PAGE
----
Contact:         Joe Hughes
                 Communications Intern
                 USA Track & Field
                 (317) 261-0478 x357
                 [EMAIL PROTECTED]

USATF News & Notes
Volume 3, Number 56             June 7, 2002

 Drossin and Radcliffe will run Chicago Marathon

2002 World 8k Cross Country Champion Paula Radcliffe and runner-up Deena
Drossin will go head-to-head at the LaSalle Bank Chicago Marathon on October

Drossin was the U.S. Women’s Marathon champion in 2001 and has been on fire
this year. On April 7, Drossin ran the fastest 5k on the road ever by a
woman, breaking Paula Radcliffe’s world best, and on May 3 she smashed the
American Record in the 10,000 meters at Stanford.

Radcliffe enters after running 2:18:56 in her marathon debut at the London
Marathon in April, which is the second fastest women’s marathon time ever.
Drossin also made her marathon debut recently, running 2:26:58 to win the
U.S. title at the New York City Marathon on November 4. It was the fastest
debut time in history for an American woman.

Godina and Holman named anti-doping ambassadors

Four-time world shot put champion John Godina and 1992 1500m Olympian Steve
Holman will join athletes from various sports as part of the U.S.
Anti-Doping Agency’s (USADA) Athlete Ambassador Program. The athletes
involved in the program will speak to groups about the downfalls of doping
in sports and give positive messages on ethics, fair play and integrity.

Godina was a silver medalist in 1996 and a bronze medalist in 2000 at the
Olympic Games in the shot put. He has won three outdoor and one indoor world
titles in the shot put as well as two national titles in the discus. In 1998
and 2001, Godina won the Jesse Owens Award, which is presented annually to
the outstanding male and female performers of United States track and field,
long distance running, and race walking.

Holman was one of America’s best middle distance runners during the 1990s.
In addition to being an Olympian, he was the 1996 indoor mile and 1999 1500m
national champion. Holman’s personal best 1500m time of 3:31.52 in 1997
currently ranks him as the third-fastest American in history, and his mile
time of 3:50.40 in 1997 currently ranks him as the sixth-fastest American in

This is the first year for the USADA Athlete Ambassador Program, and the
USADA will continue to recruit athletes from various sports for the program.

Stork alert

USA Track & Field Director of Marketing Ivan Cropper and his wife Joy are
the proud parents of a new baby girl, Olivia Joy Cropper, who was born
weighing 7 lbs., 9 oz. Olivia already has a big sister, 18 month old Ella.

Media Accreditation applications available for World Juniors

Media credential applications are now available for U.S. media who plan to
attend the 2002 World Junior Track & Field Championships in Kingston,
Jamaica, July 16-21. If you are interested in applying for accreditation for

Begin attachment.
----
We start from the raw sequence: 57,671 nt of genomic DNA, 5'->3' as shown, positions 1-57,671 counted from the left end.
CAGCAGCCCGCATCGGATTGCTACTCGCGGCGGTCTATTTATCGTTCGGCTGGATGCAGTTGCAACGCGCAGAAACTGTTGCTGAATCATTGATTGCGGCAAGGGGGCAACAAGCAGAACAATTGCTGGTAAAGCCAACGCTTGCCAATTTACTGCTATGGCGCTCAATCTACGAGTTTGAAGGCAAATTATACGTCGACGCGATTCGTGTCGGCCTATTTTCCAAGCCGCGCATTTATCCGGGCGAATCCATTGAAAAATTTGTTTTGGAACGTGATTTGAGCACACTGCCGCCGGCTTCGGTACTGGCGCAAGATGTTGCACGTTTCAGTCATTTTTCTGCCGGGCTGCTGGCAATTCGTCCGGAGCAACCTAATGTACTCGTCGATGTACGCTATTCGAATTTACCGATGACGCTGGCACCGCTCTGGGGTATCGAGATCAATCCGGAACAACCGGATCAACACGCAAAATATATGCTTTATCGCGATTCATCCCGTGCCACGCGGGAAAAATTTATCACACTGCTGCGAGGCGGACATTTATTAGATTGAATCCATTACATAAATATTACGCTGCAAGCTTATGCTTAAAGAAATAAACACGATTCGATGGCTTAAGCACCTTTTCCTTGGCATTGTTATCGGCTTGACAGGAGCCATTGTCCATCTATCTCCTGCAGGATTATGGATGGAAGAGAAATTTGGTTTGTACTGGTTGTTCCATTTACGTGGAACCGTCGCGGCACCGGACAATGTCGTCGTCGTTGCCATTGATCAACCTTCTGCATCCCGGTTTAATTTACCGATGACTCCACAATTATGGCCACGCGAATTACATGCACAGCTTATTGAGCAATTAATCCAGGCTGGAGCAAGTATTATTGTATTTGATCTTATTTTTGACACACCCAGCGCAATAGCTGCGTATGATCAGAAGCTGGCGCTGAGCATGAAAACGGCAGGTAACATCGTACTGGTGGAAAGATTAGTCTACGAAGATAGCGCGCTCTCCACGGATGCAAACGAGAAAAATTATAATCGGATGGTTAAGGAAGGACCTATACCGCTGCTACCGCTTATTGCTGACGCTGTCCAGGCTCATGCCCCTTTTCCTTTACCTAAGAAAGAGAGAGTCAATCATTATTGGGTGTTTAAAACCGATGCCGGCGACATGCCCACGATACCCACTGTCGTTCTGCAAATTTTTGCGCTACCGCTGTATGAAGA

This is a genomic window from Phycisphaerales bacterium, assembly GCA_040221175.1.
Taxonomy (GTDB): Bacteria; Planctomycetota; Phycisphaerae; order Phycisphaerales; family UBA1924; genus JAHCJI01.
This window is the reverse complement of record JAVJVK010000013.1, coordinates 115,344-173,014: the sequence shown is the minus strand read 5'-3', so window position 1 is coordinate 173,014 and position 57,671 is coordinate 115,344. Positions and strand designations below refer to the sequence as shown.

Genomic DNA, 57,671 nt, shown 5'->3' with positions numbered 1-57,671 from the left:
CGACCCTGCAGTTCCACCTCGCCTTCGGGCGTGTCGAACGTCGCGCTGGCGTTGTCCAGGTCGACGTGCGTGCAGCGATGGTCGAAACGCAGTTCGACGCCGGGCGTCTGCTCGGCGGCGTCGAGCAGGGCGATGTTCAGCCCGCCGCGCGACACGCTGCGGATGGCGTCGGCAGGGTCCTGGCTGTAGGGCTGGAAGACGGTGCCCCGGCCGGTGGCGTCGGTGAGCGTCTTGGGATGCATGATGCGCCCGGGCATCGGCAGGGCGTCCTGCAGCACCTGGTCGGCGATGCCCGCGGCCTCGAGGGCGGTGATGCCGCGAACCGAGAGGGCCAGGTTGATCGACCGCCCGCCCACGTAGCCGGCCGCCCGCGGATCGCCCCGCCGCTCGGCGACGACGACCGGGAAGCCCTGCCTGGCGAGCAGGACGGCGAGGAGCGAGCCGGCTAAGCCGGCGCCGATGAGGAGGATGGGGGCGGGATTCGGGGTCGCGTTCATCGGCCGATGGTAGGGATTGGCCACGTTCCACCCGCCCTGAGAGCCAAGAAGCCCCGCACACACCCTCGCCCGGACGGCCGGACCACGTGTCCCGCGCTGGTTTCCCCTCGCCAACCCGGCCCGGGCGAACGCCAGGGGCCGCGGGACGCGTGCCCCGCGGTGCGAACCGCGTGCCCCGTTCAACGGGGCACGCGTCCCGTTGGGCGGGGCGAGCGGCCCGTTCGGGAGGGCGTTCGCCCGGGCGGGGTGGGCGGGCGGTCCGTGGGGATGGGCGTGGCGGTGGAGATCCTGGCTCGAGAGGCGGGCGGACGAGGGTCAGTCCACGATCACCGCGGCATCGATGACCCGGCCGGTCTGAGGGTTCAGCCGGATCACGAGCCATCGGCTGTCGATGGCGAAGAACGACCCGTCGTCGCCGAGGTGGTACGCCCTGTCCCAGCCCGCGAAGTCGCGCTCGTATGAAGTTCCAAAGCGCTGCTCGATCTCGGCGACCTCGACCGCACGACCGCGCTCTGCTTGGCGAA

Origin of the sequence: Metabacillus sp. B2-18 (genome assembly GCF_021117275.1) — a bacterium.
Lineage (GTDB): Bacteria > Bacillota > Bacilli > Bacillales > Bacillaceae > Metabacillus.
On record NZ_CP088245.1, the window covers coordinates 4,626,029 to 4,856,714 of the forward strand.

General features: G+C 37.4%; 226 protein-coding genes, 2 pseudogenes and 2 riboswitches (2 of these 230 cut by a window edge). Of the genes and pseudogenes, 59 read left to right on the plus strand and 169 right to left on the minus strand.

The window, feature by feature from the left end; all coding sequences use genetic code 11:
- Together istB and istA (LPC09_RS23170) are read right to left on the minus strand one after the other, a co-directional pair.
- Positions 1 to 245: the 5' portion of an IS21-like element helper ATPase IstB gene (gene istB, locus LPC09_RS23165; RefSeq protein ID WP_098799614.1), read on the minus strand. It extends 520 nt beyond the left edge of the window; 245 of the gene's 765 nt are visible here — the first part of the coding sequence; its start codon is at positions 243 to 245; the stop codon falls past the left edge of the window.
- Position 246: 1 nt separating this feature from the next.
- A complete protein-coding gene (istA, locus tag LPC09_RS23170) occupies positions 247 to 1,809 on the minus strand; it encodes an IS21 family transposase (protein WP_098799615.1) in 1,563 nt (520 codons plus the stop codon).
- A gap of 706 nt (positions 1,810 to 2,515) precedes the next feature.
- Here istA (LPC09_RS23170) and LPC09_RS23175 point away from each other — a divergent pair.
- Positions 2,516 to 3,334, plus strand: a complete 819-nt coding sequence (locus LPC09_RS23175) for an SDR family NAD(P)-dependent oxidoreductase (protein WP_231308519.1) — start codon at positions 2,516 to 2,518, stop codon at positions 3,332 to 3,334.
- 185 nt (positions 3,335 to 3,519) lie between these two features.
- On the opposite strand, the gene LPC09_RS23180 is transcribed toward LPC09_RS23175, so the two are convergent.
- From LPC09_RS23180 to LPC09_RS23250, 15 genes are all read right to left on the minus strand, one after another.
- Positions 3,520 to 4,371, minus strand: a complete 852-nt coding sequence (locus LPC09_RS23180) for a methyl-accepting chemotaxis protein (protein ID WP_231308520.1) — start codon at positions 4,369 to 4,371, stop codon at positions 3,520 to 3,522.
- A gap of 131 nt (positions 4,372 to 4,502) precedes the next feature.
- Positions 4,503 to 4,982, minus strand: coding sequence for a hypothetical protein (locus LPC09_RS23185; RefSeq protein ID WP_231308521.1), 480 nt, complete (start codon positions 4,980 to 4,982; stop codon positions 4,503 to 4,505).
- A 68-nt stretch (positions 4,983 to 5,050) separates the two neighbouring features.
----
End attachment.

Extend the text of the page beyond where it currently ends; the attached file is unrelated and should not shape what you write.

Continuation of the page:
the meet, please fax your request on company letterhead to USATF
Communications Coordinator Melissa Beasley at 317-261-0513 by June 26. Final
forms must be sent to the IAAF no later than June 30.

USATF mourns loss of James Gathers

James Gathers, who was a bronze medalist in the 200 at the 1952 Helsinki
Olympics, died Saturday of complications from leukemia. In his 71 years, a
few notable experiences include being a world-class sprinter, a motorman and
recreation leader for the New York City Parks Department, and coaching
softball in Tennessee, where he was living with his wife of 27 years, Joyce.

Remember When - Americans holding Javelin WRs
By Hal Bateman

Since 1912, when the IAAF first started world records, only three Americans
have officially ever held the world record in the javelin. The first was Bud
Held in 1953. He lengthened that record in 1955 and the next one did not
come until four years later. Entering 1959, the world javelin record was
281-2 (85.71m) by Egil Danielson of Norway at the 1956 Olympic Games.

That all changed on June 5, 1959, at the Compton (Calif.) Invitational meet.
Bud Held was one of the javelin entries but the world mark wasn’t expected
to be threatened. Another of the entries was Lieutenant Al Cantello of the
U.S. Marines, who celebrates his 71st birthday on June 9. The Compton
javelin was contested before the main portion of the meet started and there
were fewer than 200 spectators in the stands.

Cantello, short (5-7.5) but stocky (163 pounds), attended college at LaSalle
in Philadelphia and was second in the 1955 NCAA javelin. After college,
Cantello embarked on a weight training program that added 10 pounds of
muscle. Going into Compton, Cantello’s best was 264-10 (80.72m). At Compton,
Cantello opened rather modestly at 224 feet (68.29m) and on his next throw
the officials stood at the 230-foot mark. Cantello threw the spear well over
their heads and it landed at 279-9 (85.28m). That got everyone’s attention.
On his third throw, Cantello raced down the runway, twisted sideways,
released the spear and followed through with a full length dive, landing on
his hands and chest. The javelin, a “Held” model, landed 282-3 (86.04m) away
and Cantello was a surprise world record holder.

Cantello later was third in the 1959 Pan American Games and was a 1960
Olympic team member.  He also was a track coach at the U.S. Naval Academy.
In 1983, Tom Petranoff also set a world record with a throw of 327-2


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